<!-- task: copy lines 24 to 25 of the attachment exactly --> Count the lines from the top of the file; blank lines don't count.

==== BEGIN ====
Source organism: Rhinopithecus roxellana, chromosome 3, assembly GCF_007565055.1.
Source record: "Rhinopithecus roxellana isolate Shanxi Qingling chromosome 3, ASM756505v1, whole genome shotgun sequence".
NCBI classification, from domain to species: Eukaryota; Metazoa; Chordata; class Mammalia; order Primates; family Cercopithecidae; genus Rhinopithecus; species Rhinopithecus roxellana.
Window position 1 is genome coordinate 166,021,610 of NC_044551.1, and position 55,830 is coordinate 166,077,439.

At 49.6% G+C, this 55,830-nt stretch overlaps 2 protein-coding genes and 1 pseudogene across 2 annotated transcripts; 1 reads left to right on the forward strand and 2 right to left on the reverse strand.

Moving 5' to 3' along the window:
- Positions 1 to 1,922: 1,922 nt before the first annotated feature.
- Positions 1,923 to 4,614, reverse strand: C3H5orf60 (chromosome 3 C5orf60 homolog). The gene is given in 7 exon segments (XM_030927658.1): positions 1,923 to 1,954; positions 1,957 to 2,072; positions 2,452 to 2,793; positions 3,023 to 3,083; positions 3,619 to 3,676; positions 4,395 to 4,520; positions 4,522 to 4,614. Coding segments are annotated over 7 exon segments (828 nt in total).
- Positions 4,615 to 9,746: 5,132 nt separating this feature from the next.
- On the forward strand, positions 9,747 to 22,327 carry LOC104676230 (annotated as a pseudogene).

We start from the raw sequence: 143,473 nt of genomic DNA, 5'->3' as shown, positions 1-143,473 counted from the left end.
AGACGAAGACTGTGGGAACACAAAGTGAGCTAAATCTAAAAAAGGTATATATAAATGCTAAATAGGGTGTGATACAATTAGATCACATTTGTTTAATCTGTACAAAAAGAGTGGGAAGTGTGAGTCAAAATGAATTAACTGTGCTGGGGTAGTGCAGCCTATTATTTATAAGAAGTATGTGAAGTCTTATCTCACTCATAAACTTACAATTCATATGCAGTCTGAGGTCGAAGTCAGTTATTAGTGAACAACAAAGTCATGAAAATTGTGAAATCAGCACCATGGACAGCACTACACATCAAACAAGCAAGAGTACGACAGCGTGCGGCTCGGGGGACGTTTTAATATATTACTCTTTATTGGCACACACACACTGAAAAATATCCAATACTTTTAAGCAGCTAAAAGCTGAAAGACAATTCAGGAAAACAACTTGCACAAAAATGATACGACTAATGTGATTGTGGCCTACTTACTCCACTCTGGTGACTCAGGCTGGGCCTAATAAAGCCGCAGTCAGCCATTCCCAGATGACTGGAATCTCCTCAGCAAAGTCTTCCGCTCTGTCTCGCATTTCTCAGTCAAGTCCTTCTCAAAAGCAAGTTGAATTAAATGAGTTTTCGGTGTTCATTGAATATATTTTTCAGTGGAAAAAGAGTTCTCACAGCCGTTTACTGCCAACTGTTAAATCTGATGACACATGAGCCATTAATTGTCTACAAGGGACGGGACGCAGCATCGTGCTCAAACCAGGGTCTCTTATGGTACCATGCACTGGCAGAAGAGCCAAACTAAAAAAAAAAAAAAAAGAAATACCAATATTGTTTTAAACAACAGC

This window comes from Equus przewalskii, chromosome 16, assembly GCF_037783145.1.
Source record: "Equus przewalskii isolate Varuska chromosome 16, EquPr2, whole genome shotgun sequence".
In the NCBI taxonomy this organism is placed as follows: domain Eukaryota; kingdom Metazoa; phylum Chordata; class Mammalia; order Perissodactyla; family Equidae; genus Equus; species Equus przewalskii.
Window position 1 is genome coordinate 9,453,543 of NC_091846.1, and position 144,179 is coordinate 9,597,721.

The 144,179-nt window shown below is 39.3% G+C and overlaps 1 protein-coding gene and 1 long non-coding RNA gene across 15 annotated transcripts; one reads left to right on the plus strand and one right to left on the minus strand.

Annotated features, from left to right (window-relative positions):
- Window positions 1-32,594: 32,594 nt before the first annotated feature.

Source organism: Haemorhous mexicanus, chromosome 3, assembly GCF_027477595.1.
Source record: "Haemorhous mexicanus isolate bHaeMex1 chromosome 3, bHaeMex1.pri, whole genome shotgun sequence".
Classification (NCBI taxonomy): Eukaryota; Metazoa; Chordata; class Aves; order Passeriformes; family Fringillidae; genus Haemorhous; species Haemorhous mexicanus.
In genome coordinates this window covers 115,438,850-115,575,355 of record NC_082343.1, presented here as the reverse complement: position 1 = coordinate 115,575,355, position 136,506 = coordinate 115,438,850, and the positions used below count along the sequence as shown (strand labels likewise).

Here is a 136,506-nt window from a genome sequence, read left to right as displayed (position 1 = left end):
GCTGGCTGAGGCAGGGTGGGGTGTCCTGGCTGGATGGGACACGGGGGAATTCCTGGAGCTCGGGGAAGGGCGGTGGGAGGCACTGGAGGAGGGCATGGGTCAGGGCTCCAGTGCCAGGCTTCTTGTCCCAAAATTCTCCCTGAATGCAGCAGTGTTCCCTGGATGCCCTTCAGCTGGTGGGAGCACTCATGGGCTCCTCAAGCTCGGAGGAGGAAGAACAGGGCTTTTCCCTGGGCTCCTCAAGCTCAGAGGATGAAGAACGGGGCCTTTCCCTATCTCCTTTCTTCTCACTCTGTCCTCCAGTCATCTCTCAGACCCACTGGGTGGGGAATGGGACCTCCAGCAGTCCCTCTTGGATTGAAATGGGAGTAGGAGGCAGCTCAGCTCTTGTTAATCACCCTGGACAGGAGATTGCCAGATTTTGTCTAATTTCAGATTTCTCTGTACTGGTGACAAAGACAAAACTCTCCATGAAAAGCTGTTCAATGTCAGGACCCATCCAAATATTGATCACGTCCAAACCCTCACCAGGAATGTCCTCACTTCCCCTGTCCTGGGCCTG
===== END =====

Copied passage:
Here is a 136,506-nt window from a genome sequence, read left to right as displayed (position 1 = left end):
GCTGGCTGAGGCAGGGTGGGGTGTCCTGGCTGGATGGGACACGGGGGAATTCCTGGAGCTCGGGGAAGGGCGGTGGGAGGCACTGGAGGAGGGCATGGGTCAGGGCTCCAGTGCCAGGCTTCTTGTCCCAAAATTCTCCCTGAATGCAGCAGTGTTCCCTGGATGCCCTTCAGCTGGTGGGAGCACTCATGGGCTCCTCAAGCTCGGAGGAGGAAGAACAGGGCTTTTCCCTGGGCTCCTCAAGCTCAGAGGATGAAGAACGGGGCCTTTCCCTATCTCCTTTCTTCTCACTCTGTCCTCCAGTCATCTCTCAGACCCACTGGGTGGGGAATGGGACCTCCAGCAGTCCCTCTTGGATTGAAATGGGAGTAGGAGGCAGCTCAGCTCTTGTTAATCACCCTGGACAGGAGATTGCCAGATTTTGTCTAATTTCAGATTTCTCTGTACTGGTGACAAAGACAAAACTCTCCATGAAAAGCTGTTCAATGTCAGGACCCATCCAAATATTGATCACGTCCAAACCCTCACCAGGAATGTCCTCACTTCCCCTGTCCTGGGCCTG